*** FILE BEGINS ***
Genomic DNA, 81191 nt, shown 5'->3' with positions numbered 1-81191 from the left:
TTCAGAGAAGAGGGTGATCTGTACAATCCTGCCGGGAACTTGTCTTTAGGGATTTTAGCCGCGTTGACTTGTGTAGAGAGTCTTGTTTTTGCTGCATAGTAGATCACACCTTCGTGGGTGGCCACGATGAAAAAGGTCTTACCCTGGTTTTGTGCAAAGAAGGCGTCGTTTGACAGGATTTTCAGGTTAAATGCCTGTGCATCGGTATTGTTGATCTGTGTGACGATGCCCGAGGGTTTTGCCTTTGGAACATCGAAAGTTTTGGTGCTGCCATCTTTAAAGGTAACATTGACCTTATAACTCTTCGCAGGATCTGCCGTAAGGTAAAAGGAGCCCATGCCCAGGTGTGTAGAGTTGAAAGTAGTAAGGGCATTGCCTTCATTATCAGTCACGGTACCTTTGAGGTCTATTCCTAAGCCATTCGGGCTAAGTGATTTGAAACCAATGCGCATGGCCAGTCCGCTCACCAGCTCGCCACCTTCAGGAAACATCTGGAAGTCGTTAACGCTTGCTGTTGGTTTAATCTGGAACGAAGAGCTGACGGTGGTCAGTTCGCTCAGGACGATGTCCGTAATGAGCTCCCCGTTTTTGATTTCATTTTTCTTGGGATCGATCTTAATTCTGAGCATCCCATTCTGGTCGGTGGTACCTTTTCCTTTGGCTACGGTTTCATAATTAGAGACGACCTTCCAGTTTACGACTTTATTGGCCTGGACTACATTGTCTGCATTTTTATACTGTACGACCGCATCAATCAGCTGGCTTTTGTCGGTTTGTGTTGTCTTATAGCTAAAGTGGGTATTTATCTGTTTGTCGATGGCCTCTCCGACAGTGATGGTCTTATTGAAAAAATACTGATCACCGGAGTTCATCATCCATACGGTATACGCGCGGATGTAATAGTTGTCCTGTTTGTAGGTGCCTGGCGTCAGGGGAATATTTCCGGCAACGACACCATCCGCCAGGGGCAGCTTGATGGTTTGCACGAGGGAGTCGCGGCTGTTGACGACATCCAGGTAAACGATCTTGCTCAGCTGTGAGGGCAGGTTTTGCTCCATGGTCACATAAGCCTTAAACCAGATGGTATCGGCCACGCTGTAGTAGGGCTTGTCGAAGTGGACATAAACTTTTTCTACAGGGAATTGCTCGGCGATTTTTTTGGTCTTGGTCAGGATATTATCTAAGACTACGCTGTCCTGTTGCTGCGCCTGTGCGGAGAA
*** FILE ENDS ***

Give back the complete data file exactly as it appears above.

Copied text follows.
Genomic DNA, 81191 nt, shown 5'->3' with positions numbered 1-81191 from the left:
TTCAGAGAAGAGGGTGATCTGTACAATCCTGCCGGGAACTTGTCTTTAGGGATTTTAGCCGCGTTGACTTGTGTAGAGAGTCTTGTTTTTGCTGCATAGTAGATCACACCTTCGTGGGTGGCCACGATGAAAAAGGTCTTACCCTGGTTTTGTGCAAAGAAGGCGTCGTTTGACAGGATTTTCAGGTTAAATGCCTGTGCATCGGTATTGTTGATCTGTGTGACGATGCCCGAGGGTTTTGCCTTTGGAACATCGAAAGTTTTGGTGCTGCCATCTTTAAAGGTAACATTGACCTTATAACTCTTCGCAGGATCTGCCGTAAGGTAAAAGGAGCCCATGCCCAGGTGTGTAGAGTTGAAAGTAGTAAGGGCATTGCCTTCATTATCAGTCACGGTACCTTTGAGGTCTATTCCTAAGCCATTCGGGCTAAGTGATTTGAAACCAATGCGCATGGCCAGTCCGCTCACCAGCTCGCCACCTTCAGGAAACATCTGGAAGTCGTTAACGCTTGCTGTTGGTTTAATCTGGAACGAAGAGCTGACGGTGGTCAGTTCGCTCAGGACGATGTCCGTAATGAGCTCCCCGTTTTTGATTTCATTTTTCTTGGGATCGATCTTAATTCTGAGCATCCCATTCTGGTCGGTGGTACCTTTTCCTTTGGCTACGGTTTCATAATTAGAGACGACCTTCCAGTTTACGACTTTATTGGCCTGGACTACATTGTCTGCATTTTTATACTGTACGACCGCATCAATCAGCTGGCTTTTGTCGGTTTGTGTTGTCTTATAGCTAAAGTGGGTATTTATCTGTTTGTCGATGGCCTCTCCGACAGTGATGGTCTTATTGAAAAAATACTGATCACCGGAGTTCATCATCCATACGGTATACGCGCGGATGTAATAGTTGTCCTGTTTGTAGGTGCCTGGCGTCAGGGGAATATTTCCGGCAACGACACCATCCGCCAGGGGCAGCTTGATGGTTTGCACGAGGGAGTCGCGGCTGTTGACGACATCCAGGTAAACGATCTTGCTCAGCTGTGAGGGCAGGTTTTGCTCCATGGTCACATAAGCCTTAAACCAGATGGTATCGGCCACGCTGTAGTAGGGCTTGTCGAAGTGGACATAAACTTTTTCTACAGGGAATTGCTCGGCGATTTTTTTGGTCTTGGTCAGGATATTATCTAAGACTACGCTGTCCTGTTGCTGCGCCTGTGCGGAGAA